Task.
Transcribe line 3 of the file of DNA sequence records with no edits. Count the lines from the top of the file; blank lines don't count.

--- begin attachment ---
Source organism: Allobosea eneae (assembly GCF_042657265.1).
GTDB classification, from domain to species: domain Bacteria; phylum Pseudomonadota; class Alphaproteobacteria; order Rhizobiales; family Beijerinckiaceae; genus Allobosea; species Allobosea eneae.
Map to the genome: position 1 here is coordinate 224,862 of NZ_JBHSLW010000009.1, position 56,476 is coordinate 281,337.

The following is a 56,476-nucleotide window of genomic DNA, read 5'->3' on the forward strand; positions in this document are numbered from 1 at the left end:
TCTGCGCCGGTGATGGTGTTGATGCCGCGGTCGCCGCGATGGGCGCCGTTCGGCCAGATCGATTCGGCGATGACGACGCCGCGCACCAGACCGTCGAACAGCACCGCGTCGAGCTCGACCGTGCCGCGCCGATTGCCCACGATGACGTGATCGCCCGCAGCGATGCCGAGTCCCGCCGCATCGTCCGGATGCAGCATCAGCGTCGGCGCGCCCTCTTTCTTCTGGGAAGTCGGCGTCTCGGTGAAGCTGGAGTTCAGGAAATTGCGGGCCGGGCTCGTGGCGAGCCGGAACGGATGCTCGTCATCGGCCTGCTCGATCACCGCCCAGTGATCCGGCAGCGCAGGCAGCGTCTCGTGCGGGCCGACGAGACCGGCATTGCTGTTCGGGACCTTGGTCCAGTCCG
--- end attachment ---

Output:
Map to the genome: position 1 here is coordinate 224,862 of NZ_JBHSLW010000009.1, position 56,476 is coordinate 281,337.